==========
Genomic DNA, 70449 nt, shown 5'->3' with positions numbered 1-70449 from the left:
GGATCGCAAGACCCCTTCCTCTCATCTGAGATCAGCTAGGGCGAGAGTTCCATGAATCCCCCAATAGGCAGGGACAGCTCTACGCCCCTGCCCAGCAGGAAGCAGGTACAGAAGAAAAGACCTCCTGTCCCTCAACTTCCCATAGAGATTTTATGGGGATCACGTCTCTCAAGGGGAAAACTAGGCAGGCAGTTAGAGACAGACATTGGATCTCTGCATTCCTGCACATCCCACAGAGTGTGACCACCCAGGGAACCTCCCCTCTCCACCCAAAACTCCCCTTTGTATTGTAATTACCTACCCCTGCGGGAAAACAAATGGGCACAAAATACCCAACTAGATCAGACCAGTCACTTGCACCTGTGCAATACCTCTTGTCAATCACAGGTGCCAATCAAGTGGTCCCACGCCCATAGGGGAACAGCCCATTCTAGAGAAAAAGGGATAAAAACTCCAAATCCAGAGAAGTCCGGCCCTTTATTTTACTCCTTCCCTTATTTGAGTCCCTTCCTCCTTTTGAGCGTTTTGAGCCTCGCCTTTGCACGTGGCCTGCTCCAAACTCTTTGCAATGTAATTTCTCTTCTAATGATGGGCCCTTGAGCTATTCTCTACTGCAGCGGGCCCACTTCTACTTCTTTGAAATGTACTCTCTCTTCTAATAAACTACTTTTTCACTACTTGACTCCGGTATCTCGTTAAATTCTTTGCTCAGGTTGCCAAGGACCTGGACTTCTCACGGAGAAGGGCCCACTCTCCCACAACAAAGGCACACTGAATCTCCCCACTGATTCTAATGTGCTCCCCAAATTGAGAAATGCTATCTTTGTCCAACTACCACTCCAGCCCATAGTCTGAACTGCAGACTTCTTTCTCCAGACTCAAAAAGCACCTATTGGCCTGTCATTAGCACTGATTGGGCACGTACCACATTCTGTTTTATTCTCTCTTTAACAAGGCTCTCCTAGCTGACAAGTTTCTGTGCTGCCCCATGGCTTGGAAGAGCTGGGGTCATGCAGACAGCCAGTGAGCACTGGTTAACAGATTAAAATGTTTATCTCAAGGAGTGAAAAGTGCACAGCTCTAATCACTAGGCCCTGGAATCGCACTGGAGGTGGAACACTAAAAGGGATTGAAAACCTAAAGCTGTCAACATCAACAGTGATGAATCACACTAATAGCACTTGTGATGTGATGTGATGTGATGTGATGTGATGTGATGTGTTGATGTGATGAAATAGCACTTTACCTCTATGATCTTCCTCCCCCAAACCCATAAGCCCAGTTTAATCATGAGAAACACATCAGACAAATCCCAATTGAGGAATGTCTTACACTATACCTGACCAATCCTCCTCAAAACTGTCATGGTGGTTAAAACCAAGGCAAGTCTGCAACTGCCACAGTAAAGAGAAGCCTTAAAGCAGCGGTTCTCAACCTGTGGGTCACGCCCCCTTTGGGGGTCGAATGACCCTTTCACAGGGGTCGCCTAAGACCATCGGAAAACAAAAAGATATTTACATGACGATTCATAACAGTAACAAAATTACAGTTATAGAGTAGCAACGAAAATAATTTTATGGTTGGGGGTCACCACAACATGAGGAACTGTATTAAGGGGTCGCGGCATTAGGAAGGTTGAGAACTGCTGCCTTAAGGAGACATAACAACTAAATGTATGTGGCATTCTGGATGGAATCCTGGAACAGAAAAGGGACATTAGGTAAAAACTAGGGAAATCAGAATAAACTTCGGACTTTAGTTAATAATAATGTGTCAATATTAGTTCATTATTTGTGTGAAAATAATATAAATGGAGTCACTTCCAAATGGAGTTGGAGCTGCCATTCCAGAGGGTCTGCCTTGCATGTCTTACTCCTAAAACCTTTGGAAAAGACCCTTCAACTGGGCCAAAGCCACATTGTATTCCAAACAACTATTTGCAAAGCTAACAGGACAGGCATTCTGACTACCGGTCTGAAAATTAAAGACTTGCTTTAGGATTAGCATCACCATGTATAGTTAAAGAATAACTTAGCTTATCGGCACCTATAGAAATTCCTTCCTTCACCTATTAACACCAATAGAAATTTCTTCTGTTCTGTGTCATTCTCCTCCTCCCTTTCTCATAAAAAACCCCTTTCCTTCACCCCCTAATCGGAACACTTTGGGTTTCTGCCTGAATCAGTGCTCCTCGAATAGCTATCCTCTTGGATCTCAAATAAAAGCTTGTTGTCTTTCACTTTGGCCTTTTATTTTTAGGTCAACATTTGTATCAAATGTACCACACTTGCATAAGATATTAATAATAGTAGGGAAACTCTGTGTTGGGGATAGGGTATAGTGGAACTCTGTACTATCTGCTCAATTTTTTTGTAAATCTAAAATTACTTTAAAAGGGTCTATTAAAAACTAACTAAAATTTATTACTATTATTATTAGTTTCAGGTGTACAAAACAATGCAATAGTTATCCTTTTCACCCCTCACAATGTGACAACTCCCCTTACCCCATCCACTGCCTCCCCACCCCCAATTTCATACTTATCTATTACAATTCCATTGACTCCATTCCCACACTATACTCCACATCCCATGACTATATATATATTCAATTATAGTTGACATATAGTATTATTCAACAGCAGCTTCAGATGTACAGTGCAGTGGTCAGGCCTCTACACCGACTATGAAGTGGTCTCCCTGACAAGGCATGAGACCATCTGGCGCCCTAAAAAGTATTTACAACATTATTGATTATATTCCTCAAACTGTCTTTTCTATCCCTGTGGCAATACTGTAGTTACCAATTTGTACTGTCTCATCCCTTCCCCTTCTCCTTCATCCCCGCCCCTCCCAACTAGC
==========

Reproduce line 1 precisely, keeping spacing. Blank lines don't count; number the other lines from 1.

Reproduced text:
Genomic DNA, 70449 nt, shown 5'->3' with positions numbered 1-70449 from the left: